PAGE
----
Cordoba was once the most important metropolis of the Caliphate and today is a city of harmony and contrast. It is a city in which the history of the Caliphs, Romans, Jews and Christians is still very much alive and was the centre of the Arab realm of Al-Andalus that reached its peak around 1000 A.D.
The Ponte Romana extends across the Gudalquivir and leads to the old town. With its 16 arches, the Roman bridge that spans across the river is one of the city's main landmarks.
The city's most important building is the La Mezquita, in the centre of the old town. It is undoubtedly the most splendid mosque of Moorish-Islamic origin on the Iberian Peninsula. Construction of the main mosque began in 785 A.D. during the rule of Abd ar-Rahman I. The world's third largest mosque was built on the site of a West Gothic Christian church that was built on the remains of a Roman temple.
The Plaza Santa Marina dates back to the 17th century and was once used as a bull-fighting arena and also as a theatrical stage. Today, it is frequently used as a marketplace. The striking monument of the famous Spanish toreador, Manolete, who was killed during a bullfight inside the arena, occupies a large section of the square.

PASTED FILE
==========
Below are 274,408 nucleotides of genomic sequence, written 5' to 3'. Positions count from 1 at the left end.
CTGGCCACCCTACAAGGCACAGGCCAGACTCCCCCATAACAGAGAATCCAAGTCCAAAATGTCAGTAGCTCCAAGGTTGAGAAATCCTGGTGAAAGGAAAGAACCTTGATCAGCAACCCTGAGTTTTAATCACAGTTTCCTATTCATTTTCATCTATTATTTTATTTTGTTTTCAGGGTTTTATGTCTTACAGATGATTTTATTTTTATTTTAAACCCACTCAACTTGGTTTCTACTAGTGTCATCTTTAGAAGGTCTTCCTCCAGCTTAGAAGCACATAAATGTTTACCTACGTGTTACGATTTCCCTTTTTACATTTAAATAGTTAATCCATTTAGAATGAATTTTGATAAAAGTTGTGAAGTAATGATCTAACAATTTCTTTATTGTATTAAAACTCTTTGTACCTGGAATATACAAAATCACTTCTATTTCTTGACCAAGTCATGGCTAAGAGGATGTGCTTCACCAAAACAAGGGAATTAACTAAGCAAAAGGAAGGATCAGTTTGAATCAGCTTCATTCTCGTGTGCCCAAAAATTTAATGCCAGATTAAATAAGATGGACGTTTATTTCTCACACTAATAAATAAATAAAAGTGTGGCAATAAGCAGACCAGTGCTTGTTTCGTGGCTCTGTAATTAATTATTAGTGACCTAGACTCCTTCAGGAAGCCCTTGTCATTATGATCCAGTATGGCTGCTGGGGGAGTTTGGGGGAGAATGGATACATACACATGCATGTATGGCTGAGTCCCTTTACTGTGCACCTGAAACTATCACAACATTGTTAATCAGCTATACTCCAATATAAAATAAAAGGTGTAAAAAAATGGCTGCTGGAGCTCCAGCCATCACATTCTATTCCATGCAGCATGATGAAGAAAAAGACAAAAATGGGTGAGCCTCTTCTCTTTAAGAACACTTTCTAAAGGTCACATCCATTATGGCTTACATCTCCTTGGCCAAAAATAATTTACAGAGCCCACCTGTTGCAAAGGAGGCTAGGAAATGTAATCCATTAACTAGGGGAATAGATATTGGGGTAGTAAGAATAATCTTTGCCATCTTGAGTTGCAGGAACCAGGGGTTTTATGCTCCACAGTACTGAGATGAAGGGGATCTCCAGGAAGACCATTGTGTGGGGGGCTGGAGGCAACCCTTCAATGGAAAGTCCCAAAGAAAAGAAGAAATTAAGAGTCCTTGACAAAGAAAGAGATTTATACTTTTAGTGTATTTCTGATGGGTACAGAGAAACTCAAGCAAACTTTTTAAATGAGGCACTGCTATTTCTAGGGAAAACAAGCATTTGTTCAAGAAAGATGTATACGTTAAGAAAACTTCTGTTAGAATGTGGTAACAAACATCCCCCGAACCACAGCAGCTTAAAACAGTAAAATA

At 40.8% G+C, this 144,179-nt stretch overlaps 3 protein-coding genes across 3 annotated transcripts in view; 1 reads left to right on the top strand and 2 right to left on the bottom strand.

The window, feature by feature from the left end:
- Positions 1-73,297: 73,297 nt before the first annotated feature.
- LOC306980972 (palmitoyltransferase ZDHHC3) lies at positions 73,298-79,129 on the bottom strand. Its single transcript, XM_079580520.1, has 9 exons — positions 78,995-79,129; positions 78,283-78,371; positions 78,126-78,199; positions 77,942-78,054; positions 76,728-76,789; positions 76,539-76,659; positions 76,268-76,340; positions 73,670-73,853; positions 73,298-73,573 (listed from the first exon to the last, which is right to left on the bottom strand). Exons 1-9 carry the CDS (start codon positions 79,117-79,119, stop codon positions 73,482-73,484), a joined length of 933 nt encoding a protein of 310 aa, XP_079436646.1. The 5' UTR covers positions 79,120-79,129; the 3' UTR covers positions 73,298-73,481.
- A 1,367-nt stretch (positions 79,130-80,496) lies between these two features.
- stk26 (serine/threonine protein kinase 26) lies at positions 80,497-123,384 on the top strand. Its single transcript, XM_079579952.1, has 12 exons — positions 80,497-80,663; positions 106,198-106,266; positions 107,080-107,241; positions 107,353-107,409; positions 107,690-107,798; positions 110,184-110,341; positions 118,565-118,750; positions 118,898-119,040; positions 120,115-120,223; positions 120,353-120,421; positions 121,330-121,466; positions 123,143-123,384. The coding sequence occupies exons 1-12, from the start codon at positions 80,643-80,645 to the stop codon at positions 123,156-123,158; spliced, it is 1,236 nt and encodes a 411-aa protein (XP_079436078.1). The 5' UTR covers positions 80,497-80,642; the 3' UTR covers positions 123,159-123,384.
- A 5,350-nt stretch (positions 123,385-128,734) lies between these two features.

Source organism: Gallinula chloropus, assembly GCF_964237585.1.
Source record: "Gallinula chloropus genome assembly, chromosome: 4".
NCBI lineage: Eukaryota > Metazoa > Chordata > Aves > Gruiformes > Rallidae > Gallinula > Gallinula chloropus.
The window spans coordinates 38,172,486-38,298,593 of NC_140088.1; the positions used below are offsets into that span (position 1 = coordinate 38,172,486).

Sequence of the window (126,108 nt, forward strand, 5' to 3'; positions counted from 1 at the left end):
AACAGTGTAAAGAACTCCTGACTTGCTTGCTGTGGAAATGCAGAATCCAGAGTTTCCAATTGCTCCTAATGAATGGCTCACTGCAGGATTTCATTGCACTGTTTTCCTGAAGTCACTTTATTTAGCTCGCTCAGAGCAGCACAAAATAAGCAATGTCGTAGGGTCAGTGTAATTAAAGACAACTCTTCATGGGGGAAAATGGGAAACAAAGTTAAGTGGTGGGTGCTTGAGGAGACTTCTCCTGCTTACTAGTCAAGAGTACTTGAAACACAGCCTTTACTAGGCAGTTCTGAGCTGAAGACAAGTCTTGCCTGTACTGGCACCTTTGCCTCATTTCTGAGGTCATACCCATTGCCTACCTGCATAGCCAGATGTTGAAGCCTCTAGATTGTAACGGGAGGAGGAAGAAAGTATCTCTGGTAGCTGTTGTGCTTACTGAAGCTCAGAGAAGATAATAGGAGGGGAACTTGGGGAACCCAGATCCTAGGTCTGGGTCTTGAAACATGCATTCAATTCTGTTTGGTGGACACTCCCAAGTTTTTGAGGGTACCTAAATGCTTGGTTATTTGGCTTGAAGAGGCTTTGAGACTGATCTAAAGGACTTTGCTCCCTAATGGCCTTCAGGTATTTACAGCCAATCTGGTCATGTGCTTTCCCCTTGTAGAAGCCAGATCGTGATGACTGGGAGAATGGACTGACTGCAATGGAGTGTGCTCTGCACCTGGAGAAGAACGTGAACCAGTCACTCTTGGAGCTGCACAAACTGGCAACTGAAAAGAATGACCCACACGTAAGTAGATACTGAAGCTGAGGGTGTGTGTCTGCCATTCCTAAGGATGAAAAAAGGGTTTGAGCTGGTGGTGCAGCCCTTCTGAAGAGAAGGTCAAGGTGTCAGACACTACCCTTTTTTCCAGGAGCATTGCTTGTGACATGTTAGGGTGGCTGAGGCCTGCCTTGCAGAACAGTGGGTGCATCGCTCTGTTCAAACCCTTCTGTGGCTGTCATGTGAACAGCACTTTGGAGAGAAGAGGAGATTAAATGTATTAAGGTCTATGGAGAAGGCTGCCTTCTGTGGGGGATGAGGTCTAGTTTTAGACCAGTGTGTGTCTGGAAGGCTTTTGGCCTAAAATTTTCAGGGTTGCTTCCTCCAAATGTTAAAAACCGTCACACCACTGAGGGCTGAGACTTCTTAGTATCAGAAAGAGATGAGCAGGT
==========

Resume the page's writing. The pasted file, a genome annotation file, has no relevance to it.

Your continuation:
Mighty walls surround the Medina. Some of its old gates have survived, such as the Puerta De Almodovar that leads into the Jewish quarter. Once known as a wealthy city, Cordoba was considered to be a worthy prize and was thus well protected and fortified.
A combination of the Arabic, Jewish and Christian worlds, Cordoba is most deservedly the 'Pearl of Andalusia'!